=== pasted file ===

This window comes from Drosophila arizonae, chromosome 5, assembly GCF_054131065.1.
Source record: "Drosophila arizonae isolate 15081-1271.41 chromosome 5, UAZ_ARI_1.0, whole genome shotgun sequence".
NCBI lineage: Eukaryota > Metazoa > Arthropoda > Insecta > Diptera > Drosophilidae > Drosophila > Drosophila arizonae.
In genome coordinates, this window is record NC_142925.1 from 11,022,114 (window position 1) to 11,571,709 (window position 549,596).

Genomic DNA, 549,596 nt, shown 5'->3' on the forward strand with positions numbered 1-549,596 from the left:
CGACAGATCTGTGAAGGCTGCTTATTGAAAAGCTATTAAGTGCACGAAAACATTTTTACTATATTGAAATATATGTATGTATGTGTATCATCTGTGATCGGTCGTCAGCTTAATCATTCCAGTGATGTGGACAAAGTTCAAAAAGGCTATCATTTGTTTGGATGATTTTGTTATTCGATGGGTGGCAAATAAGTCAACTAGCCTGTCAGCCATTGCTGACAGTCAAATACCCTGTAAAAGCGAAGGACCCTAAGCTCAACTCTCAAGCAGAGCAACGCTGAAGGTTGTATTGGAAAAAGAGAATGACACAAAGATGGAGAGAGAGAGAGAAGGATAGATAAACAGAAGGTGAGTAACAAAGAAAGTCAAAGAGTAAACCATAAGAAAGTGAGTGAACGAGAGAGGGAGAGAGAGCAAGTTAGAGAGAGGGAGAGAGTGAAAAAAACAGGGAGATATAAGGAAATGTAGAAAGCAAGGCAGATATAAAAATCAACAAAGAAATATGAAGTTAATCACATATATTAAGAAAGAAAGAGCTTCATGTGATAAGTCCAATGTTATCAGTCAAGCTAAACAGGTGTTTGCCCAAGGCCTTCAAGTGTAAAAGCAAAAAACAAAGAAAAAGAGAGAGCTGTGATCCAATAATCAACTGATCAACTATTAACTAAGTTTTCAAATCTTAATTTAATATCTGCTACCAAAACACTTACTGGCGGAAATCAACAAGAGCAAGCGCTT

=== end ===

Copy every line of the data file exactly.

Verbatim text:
This window comes from Drosophila arizonae, chromosome 5, assembly GCF_054131065.1.
Source record: "Drosophila arizonae isolate 15081-1271.41 chromosome 5, UAZ_ARI_1.0, whole genome shotgun sequence".
NCBI lineage: Eukaryota > Metazoa > Arthropoda > Insecta > Diptera > Drosophilidae > Drosophila > Drosophila arizonae.
In genome coordinates, this window is record NC_142925.1 from 11,022,114 (window position 1) to 11,571,709 (window position 549,596).

Genomic DNA, 549,596 nt, shown 5'->3' on the forward strand with positions numbered 1-549,596 from the left:
CGACAGATCTGTGAAGGCTGCTTATTGAAAAGCTATTAAGTGCACGAAAACATTTTTACTATATTGAAATATATGTATGTATGTGTATCATCTGTGATCGGTCGTCAGCTTAATCATTCCAGTGATGTGGACAAAGTTCAAAAAGGCTATCATTTGTTTGGATGATTTTGTTATTCGATGGGTGGCAAATAAGTCAACTAGCCTGTCAGCCATTGCTGACAGTCAAATACCCTGTAAAAGCGAAGGACCCTAAGCTCAACTCTCAAGCAGAGCAACGCTGAAGGTTGTATTGGAAAAAGAGAATGACACAAAGATGGAGAGAGAGAGAGAAGGATAGATAAACAGAAGGTGAGTAACAAAGAAAGTCAAAGAGTAAACCATAAGAAAGTGAGTGAACGAGAGAGGGAGAGAGAGCAAGTTAGAGAGAGGGAGAGAGTGAAAAAAACAGGGAGATATAAGGAAATGTAGAAAGCAAGGCAGATATAAAAATCAACAAAGAAATATGAAGTTAATCACATATATTAAGAAAGAAAGAGCTTCATGTGATAAGTCCAATGTTATCAGTCAAGCTAAACAGGTGTTTGCCCAAGGCCTTCAAGTGTAAAAGCAAAAAACAAAGAAAAAGAGAGAGCTGTGATCCAATAATCAACTGATCAACTATTAACTAAGTTTTCAAATCTTAATTTAATATCTGCTACCAAAACACTTACTGGCGGAAATCAACAAGAGCAAGCGCTT